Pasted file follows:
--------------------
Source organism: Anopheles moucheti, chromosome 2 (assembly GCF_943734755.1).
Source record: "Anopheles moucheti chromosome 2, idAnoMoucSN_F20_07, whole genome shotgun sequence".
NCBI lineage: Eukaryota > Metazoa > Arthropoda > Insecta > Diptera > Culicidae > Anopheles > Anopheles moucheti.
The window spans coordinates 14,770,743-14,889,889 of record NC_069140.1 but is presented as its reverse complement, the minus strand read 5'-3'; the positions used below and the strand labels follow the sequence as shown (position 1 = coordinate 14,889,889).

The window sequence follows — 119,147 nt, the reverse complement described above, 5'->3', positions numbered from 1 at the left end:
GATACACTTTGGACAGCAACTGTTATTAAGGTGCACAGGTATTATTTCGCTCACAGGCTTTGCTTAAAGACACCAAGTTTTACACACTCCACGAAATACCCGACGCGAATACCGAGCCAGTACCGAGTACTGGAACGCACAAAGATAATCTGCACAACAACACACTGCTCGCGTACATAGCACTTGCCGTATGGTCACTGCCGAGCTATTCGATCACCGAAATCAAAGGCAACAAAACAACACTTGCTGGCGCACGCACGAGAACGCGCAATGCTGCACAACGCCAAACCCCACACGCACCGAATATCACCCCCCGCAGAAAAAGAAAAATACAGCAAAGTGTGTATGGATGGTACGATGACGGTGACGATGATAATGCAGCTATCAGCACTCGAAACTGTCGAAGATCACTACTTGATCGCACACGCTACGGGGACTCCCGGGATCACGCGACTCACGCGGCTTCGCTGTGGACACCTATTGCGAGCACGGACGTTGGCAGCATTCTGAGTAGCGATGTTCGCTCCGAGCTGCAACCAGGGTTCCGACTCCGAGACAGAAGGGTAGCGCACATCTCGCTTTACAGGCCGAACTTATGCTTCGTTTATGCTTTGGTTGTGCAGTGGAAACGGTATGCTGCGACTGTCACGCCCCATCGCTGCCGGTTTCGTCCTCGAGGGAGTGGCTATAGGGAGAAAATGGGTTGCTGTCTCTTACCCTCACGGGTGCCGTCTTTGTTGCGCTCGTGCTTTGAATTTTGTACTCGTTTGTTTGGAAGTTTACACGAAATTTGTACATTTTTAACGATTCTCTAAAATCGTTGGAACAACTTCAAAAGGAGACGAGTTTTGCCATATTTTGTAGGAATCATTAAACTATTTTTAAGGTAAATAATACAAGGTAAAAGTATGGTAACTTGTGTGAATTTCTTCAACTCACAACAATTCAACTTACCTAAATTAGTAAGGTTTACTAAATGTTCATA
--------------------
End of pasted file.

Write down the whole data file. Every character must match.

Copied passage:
Source organism: Anopheles moucheti, chromosome 2 (assembly GCF_943734755.1).
Source record: "Anopheles moucheti chromosome 2, idAnoMoucSN_F20_07, whole genome shotgun sequence".
NCBI lineage: Eukaryota > Metazoa > Arthropoda > Insecta > Diptera > Culicidae > Anopheles > Anopheles moucheti.
The window spans coordinates 14,770,743-14,889,889 of record NC_069140.1 but is presented as its reverse complement, the minus strand read 5'-3'; the positions used below and the strand labels follow the sequence as shown (position 1 = coordinate 14,889,889).

The window sequence follows — 119,147 nt, the reverse complement described above, 5'->3', positions numbered from 1 at the left end:
GATACACTTTGGACAGCAACTGTTATTAAGGTGCACAGGTATTATTTCGCTCACAGGCTTTGCTTAAAGACACCAAGTTTTACACACTCCACGAAATACCCGACGCGAATACCGAGCCAGTACCGAGTACTGGAACGCACAAAGATAATCTGCACAACAACACACTGCTCGCGTACATAGCACTTGCCGTATGGTCACTGCCGAGCTATTCGATCACCGAAATCAAAGGCAACAAAACAACACTTGCTGGCGCACGCACGAGAACGCGCAATGCTGCACAACGCCAAACCCCACACGCACCGAATATCACCCCCCGCAGAAAAAGAAAAATACAGCAAAGTGTGTATGGATGGTACGATGACGGTGACGATGATAATGCAGCTATCAGCACTCGAAACTGTCGAAGATCACTACTTGATCGCACACGCTACGGGGACTCCCGGGATCACGCGACTCACGCGGCTTCGCTGTGGACACCTATTGCGAGCACGGACGTTGGCAGCATTCTGAGTAGCGATGTTCGCTCCGAGCTGCAACCAGGGTTCCGACTCCGAGACAGAAGGGTAGCGCACATCTCGCTTTACAGGCCGAACTTATGCTTCGTTTATGCTTTGGTTGTGCAGTGGAAACGGTATGCTGCGACTGTCACGCCCCATCGCTGCCGGTTTCGTCCTCGAGGGAGTGGCTATAGGGAGAAAATGGGTTGCTGTCTCTTACCCTCACGGGTGCCGTCTTTGTTGCGCTCGTGCTTTGAATTTTGTACTCGTTTGTTTGGAAGTTTACACGAAATTTGTACATTTTTAACGATTCTCTAAAATCGTTGGAACAACTTCAAAAGGAGACGAGTTTTGCCATATTTTGTAGGAATCATTAAACTATTTTTAAGGTAAATAATACAAGGTAAAAGTATGGTAACTTGTGTGAATTTCTTCAACTCACAACAATTCAACTTACCTAAATTAGTAAGGTTTACTAAATGTTCATA